… and parallels with the Tea Party and the founders of America.
October 31, 2010.
If it is worthwhile and even important to try to learn how this nation was founded and who the founders were and how they thought about the government they were establishing (Constitution/Bill of Rights), then it is equally important for citizens to know how and why a movement was started go gain civil/equal rights for homosexual Americans, who the founders were, and what they thought about homosexuality.
This civil rights movement is easy to document, and primary sources still exist with a few of the founders and historical material of their work and ideas.
Each year there are more books written about the founding of America and the founders. But there has been no such historical interest in the founders of this movement, even though issues of homosexuality are in the pages of most newspapers, and on TV talk shows and in the halls of Congress.
Why is there no interest in knowing the people who started a movement that was successful in about 50 years and continues to add success each year, despite opposition from bigots?
In a few cases, people working in this movement also worked in the black or women’s civil rights movements, including Dr. King’s co-worker, Bayard Rustin. It should be worth knowing how Harry Hay, Dale Jennings, et al., started, in secret, the first organization, Mattachine (the foundation), in 1950, during the worst of times— the McCarthy anti-communist era when homosexuality was “joined” with Communism to gain political power. The irony is that most of the founders had been Communists but were kicked out of the party because of their sexuality—and thus they started this movement which has thrived while the Communist Party has essentially died.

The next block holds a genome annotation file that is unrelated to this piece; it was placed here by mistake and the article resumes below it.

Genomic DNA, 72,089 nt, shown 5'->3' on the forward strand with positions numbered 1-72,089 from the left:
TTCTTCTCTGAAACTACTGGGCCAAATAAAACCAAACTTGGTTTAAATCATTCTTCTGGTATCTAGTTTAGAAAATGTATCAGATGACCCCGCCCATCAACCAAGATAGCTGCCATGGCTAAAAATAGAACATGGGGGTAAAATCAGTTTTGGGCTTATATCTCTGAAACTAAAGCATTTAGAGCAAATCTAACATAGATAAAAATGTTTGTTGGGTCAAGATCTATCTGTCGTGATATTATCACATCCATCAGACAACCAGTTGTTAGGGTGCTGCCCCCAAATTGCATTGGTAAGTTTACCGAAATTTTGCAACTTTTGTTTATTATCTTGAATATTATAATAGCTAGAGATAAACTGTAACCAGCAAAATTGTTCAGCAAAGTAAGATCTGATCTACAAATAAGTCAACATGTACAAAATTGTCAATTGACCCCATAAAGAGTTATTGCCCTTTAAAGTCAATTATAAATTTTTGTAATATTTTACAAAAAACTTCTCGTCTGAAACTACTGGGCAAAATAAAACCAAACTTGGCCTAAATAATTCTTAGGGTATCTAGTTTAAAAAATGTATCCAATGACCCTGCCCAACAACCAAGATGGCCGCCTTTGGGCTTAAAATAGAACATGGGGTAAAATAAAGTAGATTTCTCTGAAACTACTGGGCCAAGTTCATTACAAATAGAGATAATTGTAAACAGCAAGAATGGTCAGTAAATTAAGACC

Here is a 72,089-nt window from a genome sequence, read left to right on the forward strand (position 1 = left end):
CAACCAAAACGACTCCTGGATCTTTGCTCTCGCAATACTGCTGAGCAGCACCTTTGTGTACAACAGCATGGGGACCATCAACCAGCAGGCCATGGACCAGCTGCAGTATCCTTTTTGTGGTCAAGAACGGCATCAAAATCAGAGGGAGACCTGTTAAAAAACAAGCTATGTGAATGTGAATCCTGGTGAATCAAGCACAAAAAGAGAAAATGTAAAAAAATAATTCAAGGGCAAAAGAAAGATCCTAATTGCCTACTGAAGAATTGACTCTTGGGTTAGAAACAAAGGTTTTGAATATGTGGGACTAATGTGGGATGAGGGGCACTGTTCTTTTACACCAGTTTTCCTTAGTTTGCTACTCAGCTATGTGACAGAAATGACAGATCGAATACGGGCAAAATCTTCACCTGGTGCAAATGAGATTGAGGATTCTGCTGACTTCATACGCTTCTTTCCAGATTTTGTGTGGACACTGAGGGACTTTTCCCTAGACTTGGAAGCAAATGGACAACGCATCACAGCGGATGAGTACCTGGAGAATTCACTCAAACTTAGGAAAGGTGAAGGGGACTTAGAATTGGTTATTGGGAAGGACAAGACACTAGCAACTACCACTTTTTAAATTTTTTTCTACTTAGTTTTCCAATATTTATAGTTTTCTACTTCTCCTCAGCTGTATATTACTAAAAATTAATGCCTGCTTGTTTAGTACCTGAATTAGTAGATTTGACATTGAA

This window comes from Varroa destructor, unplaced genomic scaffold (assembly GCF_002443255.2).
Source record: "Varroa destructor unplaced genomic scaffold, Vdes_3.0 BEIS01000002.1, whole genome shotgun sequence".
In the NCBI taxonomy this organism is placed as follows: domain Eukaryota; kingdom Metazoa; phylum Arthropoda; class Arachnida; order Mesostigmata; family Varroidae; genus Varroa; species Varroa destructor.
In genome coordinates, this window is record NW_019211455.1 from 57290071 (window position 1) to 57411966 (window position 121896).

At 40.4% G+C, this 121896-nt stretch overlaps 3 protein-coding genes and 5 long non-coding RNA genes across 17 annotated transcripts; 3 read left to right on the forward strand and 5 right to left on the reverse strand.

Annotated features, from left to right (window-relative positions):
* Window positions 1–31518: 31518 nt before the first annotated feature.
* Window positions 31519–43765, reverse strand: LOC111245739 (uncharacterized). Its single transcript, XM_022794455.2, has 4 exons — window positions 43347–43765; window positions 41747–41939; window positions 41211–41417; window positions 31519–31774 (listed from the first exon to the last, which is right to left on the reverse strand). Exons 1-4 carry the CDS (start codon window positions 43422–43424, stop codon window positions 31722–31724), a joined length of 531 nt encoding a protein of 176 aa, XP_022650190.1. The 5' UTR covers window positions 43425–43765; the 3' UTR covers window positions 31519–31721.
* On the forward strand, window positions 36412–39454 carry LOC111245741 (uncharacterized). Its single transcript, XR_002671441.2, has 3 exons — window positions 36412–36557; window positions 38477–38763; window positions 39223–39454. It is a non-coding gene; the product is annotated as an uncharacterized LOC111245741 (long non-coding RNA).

But it is important to know that after early Mattachine was so wildly successful, with meetings all over Los Angeles and then California, it was “killed” and was reborn (as the Society) by Hal Call, et al., in San Francisco, by conservatives.
But before this happened, in 1953, part of the organization had separated in 1952 to become the public voice, and, under leadership of Dale Jennings, publish a magazine. And thus, under conservatives (especially Jennings, Don Slater, and Dorr Legg) was born the first homosexual magazine, ONE; social service organization; educational work—with classes (and ONE Institute and Quarterly), some of the first homosexual books (Homosexuals Today, Game of Fools), and public lectures and legal efforts (a lawsuit against the Post Office that went to, and was barely won in, the U.S. Supreme Court (1958).
Like a new current book on America’s founders, Madison and Jefferson, in which we again learn how the founders were able to work together while having different views on how america should be governed, a book should be written about how the pioneers of this movement also worked together, while having different views on homosexuality, how to change society, etc.
The two major views were important because they were so different.
The first was that of Harry Hay, covered in an article in one of the major lgbt publications trying to discuss serious issues, The Gay & Lesbian Review (“Harry Hay’s Essentialism,” January/February, 2008). The authors, Douglas Sadownick and Chris Kilbourne, make the point perfectly before writing a word, by quoting Harry himself: